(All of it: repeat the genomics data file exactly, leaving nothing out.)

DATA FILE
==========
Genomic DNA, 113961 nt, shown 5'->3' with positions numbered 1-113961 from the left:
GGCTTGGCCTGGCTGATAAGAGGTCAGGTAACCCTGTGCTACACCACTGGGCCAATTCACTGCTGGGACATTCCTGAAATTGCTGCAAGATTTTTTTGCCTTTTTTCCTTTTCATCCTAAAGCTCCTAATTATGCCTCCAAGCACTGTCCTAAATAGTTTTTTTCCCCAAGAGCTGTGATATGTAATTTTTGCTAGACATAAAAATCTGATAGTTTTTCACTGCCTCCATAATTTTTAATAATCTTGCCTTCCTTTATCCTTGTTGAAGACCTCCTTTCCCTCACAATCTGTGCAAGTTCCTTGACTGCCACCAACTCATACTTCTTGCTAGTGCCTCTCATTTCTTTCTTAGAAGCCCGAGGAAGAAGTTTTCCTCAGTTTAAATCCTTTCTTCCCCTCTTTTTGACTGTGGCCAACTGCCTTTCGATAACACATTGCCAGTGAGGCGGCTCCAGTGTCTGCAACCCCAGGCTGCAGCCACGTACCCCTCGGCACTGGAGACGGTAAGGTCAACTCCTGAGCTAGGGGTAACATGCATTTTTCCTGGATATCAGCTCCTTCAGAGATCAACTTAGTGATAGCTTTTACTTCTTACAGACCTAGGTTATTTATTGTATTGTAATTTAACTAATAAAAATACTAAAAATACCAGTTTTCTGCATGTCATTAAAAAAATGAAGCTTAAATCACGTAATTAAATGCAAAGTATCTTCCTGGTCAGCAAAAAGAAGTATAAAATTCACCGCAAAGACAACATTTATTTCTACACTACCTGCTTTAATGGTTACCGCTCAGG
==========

Genomic DNA, 113961 nt, shown 5'->3' with positions numbered 1-113961 from the left:
GGCTTGGCCTGGCTGATAAGAGGTCAGGTAACCCTGTGCTACACCACTGGGCCAATTCACTGCTGGGACATTCCTGAAATTGCTGCAAGATTTTTTTGCCTTTTTTCCTTTTCATCCTAAAGCTCCTAATTATGCCTCCAAGCACTGTCCTAAATAGTTTTTTTCCCCAAGAGCTGTGATATGTAATTTTTGCTAGACATAAAAATCTGATAGTTTTTCACTGCCTCCATAATTTTTAATAATCTTGCCTTCCTTTATCCTTGTTGAAGACCTCCTTTCCCTCACAATCTGTGCAAGTTCCTTGACTGCCACCAACTCATACTTCTTGCTAGTGCCTCTCATTTCTTTCTTAGAAGCCCGAGGAAGAAGTTTTCCTCAGTTTAAATCCTTTCTTCCCCTCTTTTTGACTGTGGCCAACTGCCTTTCGATAACACATTGCCAGTGAGGCGGCTCCAGTGTCTGCAACCCCAGGCTGCAGCCACGTACCCCTCGGCACTGGAGACGGTAAGGTCAACTCCTGAGCTAGGGGTAACATGCATTTTTCCTGGATATCAGCTCCTTCAGAGATCAACTTAGTGATAGCTTTTACTTCTTACAGACCTAGGTTATTTATTGTATTGTAATTTAACTAATAAAAATACTAAAAATACCAGTTTTCTGCATGTCATTAAAAAAATGAAGCTTAAATCACGTAATTAAATGCAAAGTATCTTCCTGGTCAGCAAAAAGAAGTATAAAATTCACCGCAAAGACAACATTTATTTCTACACTACCTGCTTTAATGGTTACCGCTCAGG